Several members of the House of Representatives recently introduced a bill designed to regulate the NCAA in a number of respects. Representatives Charles Dent (R-Pennsylvania) and Joyce Beatty (D-Ohio) are the primary sponsors of the NCAA Accountability Act, designed to protect student-athletes from the heavy handed actions of the NCAA.
Among other things, the bill would require the NCAA to establish annual baseline concussion tests for athletes; mandate irrevocable four-year scholarships for athletes participating in contact/collision sports regardless of their skill or injury; prevent an institution from implementing a policy that prohibits paying stipends to college athletes; and guarantee that athletes have the opportunity for a formal administrative hearing along with other due process rights prior to being punished for violating NCAA rules.
Dent, a Penn State alum, has been a vocal critic of the NCAA since it imposed its unprecedented – not to mention unfair – penalty against his alma mater. Beatty was a senior vice president at Ohio State when the NCAA sanctioned several players, football Coach Jim Tressel and the university in the aftermath of a tickets-for-tattoos scandal in 2011. A cynic might suggest that both Dent and Beatty have ulterior motives in introducing their bill, and they wouldn’t be wrong. Both legislators have an ax to grind against the NCAA.
But just because their motives may not be pure, that doesn’t mean their concerns are without merit. It’s high time someone called the NCAA to task for abusing student-athletes and dereliction of duty for allowing institutions to engage in a never-ending arms race that has resulted in bigger, more lavish – and more expensive – facilities along with escalating coaches’ salaries.
This isn’t the first time the NCAA has been on the receiving end of Congressional action. In the past two decades, Congress has held at least a dozen formal hearings that have produced eight written reports on the NCAA. However, to date, no legislation has been passed that would regulate the NCAA or any of its activities. Congress did pass the Sports Agent Responsibility and Trust Act (SPARTA) which was ostensibly designed to protect student-athletes. The 2004 law contains provisions that regulate agent activity and requires student-athletes to notify their institutions if they sign a contract with an agent.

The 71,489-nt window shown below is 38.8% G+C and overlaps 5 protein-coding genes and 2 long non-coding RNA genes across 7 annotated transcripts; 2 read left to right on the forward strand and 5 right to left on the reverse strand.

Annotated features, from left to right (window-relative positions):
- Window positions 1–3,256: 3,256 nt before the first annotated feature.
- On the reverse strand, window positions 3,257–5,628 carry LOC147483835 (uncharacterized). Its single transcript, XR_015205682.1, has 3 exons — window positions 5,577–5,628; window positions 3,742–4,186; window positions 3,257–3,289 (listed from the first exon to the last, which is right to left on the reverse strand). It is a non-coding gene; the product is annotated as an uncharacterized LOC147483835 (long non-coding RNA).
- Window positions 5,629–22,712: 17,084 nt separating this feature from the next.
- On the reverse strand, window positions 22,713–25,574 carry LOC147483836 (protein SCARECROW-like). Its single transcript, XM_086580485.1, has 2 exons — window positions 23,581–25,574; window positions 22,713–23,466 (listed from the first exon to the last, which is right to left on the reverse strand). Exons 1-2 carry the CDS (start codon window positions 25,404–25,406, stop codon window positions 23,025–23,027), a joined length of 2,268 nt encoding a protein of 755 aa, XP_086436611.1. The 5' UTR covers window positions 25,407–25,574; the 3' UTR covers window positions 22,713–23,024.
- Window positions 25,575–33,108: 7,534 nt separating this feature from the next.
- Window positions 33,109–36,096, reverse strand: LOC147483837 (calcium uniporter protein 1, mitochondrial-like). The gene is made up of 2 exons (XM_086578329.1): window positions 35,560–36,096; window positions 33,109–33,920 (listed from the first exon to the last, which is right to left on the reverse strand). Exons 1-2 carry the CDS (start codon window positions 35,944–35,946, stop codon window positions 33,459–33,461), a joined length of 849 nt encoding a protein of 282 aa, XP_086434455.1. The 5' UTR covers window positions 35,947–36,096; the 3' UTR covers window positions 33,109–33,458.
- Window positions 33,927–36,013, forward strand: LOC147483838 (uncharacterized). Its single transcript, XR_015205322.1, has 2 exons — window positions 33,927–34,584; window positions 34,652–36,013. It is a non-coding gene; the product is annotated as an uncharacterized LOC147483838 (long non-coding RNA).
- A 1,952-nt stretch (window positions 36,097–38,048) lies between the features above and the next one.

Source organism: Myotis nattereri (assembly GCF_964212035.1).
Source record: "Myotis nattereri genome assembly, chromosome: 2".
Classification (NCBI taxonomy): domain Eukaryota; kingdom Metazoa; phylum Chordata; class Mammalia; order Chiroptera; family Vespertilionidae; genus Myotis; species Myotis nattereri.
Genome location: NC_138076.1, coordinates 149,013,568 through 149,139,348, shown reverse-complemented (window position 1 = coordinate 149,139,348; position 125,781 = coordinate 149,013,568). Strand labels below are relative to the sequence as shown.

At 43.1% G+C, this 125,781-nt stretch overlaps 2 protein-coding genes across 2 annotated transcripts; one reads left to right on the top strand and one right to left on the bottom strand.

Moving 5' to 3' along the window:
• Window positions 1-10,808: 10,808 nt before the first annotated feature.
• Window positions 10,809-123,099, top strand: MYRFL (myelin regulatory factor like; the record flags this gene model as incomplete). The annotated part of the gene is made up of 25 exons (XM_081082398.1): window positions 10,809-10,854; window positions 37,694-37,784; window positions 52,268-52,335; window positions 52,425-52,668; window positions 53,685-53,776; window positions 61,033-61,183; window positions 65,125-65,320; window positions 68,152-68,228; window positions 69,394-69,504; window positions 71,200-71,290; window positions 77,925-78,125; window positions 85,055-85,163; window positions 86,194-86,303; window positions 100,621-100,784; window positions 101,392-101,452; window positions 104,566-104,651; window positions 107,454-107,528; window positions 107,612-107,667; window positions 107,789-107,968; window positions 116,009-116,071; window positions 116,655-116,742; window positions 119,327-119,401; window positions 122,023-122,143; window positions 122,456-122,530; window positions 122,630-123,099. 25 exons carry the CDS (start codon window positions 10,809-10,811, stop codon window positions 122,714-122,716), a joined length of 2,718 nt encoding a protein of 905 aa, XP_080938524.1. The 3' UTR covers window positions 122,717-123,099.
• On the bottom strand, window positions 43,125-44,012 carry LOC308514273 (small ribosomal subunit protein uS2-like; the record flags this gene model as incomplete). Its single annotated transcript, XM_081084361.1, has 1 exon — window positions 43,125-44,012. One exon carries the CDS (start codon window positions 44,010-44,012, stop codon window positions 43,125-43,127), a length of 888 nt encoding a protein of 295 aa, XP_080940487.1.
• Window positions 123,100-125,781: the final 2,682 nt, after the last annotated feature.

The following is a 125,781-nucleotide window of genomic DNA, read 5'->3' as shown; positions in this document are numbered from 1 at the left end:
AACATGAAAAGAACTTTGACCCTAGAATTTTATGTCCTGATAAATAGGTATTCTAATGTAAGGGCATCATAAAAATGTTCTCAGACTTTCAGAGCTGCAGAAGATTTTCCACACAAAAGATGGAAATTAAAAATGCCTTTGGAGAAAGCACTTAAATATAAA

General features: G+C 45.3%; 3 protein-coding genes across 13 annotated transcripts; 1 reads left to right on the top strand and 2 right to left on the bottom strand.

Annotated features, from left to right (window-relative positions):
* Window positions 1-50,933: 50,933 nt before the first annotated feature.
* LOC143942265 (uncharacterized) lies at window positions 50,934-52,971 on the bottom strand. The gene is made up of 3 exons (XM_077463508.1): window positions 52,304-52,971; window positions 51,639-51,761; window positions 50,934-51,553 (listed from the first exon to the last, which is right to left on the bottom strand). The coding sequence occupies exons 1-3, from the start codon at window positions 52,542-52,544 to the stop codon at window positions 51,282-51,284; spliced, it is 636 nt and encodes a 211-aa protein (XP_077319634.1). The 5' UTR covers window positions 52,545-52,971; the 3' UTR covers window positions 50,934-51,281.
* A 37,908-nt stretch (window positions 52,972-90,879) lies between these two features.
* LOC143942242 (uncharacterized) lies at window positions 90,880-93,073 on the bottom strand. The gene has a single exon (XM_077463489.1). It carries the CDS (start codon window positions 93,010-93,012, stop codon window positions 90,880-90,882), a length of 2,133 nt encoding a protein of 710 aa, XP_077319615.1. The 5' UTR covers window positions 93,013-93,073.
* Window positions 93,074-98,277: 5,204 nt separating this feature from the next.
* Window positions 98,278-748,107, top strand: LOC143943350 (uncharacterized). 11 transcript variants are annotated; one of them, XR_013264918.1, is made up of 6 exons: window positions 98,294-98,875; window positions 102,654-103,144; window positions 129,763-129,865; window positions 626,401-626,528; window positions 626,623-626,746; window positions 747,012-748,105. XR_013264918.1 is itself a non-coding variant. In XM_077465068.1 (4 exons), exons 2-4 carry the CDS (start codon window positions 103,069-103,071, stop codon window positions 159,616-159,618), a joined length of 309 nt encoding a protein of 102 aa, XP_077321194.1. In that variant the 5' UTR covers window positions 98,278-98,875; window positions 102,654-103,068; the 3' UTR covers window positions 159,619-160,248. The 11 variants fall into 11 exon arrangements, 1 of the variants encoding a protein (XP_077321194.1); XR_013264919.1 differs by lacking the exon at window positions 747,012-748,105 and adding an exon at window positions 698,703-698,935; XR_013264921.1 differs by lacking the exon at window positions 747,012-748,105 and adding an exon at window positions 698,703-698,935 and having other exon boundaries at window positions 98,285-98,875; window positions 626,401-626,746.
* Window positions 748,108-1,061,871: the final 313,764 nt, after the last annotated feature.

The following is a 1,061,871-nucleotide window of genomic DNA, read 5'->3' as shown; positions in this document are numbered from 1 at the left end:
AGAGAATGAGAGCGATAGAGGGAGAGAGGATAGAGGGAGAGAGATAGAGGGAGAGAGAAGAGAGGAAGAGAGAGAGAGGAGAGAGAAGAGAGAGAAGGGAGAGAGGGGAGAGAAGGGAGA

The NCAA was actively involved in the drafting and passage of SPARTA. Therefore, it should come as no surprise that the main goal of the legislation is not to protect student-athletes but rather the NCAA eligibility of student-athletes, i.e., the institutions. Although SPARTA provides for penalties up to $11,000 per day, no one has yet been prosecuted or fined under the law.
For its part, the NCAA was nonplussed by the introduction of the new bill. When asked for a comment on the Dent-Beatty bill, NCAA spokesman Cameron Schuh wrote in a statement, “Our member-created rules and processes are in place to provide a fair competition environment and protect the safety and wellbeing of student-athletes, a responsibility we take very seriously.” To which we can add, about as seriously as the governing body takes the bill. And for good reason.
While the goals of the Dent-Beatty bill are by and large laudable, the legislation is virtually unenforceable, assuming, of course, that the bill is enacted into law. The odds of that happening are minuscule, at best. According to GovTrack, a non-profit institution that tracks the activities of Congress, the bill has a seven percent chance of making it out of Committee and only a one percent chance of ever being enacted. In other words, Dent and Beatty are playing to their respective constituencies, rather than looking out for the best interests of student-athletes.
The Dent-Beatty bill has been referred to the House Committee on Education and the Workforce. The Congressmen have enlisted six co-sponsors to date and will be trolling for more, along with a sponsor in the Senate, when Congress returns from its August recess. While a public hearing is a possibility –a little face time before the national media doesn’t hurt those reelection chances – don’t expect the bill to accomplish any more than its predecessors have.
Despite a plethora of recent missteps that have embarrassed the NCAA and revealed to the world how inept the governing body really is, it has nothing to fear from Congress.
Jordan Kobritz is a former attorney, CPA, and Minor League Baseball team owner. He is a Professor and Chair of the Sport Management Department at SUNY Cortland and is a contributing author to the Business of Sports Network and maintains the blog: http://sportsbeyondthelines.com Jordan can be reached at firstname.lastname@example.org.© Copyright 2013 Tanna K, All rights Reserved. Written For: Tinytown Unleashed